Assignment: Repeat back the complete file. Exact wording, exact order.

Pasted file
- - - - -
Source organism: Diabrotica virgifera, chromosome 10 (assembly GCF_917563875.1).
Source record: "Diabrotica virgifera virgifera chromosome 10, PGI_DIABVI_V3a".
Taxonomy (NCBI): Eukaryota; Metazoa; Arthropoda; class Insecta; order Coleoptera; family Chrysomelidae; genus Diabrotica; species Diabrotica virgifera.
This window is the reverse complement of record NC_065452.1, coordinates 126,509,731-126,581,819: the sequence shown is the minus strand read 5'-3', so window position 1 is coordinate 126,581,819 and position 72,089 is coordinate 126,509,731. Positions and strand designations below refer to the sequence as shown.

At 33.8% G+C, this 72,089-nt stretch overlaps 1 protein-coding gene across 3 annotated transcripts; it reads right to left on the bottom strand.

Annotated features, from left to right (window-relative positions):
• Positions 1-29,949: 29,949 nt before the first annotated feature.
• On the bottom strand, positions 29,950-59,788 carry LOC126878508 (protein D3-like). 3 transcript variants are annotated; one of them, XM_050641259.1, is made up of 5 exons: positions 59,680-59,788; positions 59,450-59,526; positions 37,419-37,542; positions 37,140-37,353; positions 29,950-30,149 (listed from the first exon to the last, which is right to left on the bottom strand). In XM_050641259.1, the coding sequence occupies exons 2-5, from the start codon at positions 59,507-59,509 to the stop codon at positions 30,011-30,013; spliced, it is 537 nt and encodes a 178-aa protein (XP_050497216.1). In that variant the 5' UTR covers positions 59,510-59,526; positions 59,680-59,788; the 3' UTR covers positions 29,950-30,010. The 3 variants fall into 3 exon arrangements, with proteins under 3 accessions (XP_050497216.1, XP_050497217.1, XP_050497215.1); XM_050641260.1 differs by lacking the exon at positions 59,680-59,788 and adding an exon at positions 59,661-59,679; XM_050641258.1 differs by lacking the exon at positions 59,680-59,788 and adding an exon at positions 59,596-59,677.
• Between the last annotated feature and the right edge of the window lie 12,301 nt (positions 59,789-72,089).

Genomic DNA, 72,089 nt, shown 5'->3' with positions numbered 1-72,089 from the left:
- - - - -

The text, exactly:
Source organism: Diabrotica virgifera, chromosome 10 (assembly GCF_917563875.1).
Source record: "Diabrotica virgifera virgifera chromosome 10, PGI_DIABVI_V3a".
Taxonomy (NCBI): Eukaryota; Metazoa; Arthropoda; class Insecta; order Coleoptera; family Chrysomelidae; genus Diabrotica; species Diabrotica virgifera.
This window is the reverse complement of record NC_065452.1, coordinates 126,509,731-126,581,819: the sequence shown is the minus strand read 5'-3', so window position 1 is coordinate 126,581,819 and position 72,089 is coordinate 126,509,731. Positions and strand designations below refer to the sequence as shown.

At 33.8% G+C, this 72,089-nt stretch overlaps 1 protein-coding gene across 3 annotated transcripts; it reads right to left on the bottom strand.

Annotated features, from left to right (window-relative positions):
• Positions 1-29,949: 29,949 nt before the first annotated feature.
• On the bottom strand, positions 29,950-59,788 carry LOC126878508 (protein D3-like). 3 transcript variants are annotated; one of them, XM_050641259.1, is made up of 5 exons: positions 59,680-59,788; positions 59,450-59,526; positions 37,419-37,542; positions 37,140-37,353; positions 29,950-30,149 (listed from the first exon to the last, which is right to left on the bottom strand). In XM_050641259.1, the coding sequence occupies exons 2-5, from the start codon at positions 59,507-59,509 to the stop codon at positions 30,011-30,013; spliced, it is 537 nt and encodes a 178-aa protein (XP_050497216.1). In that variant the 5' UTR covers positions 59,510-59,526; positions 59,680-59,788; the 3' UTR covers positions 29,950-30,010. The 3 variants fall into 3 exon arrangements, with proteins under 3 accessions (XP_050497216.1, XP_050497217.1, XP_050497215.1); XM_050641260.1 differs by lacking the exon at positions 59,680-59,788 and adding an exon at positions 59,661-59,679; XM_050641258.1 differs by lacking the exon at positions 59,680-59,788 and adding an exon at positions 59,596-59,677.
• Between the last annotated feature and the right edge of the window lie 12,301 nt (positions 59,789-72,089).

Genomic DNA, 72,089 nt, shown 5'->3' with positions numbered 1-72,089 from the left: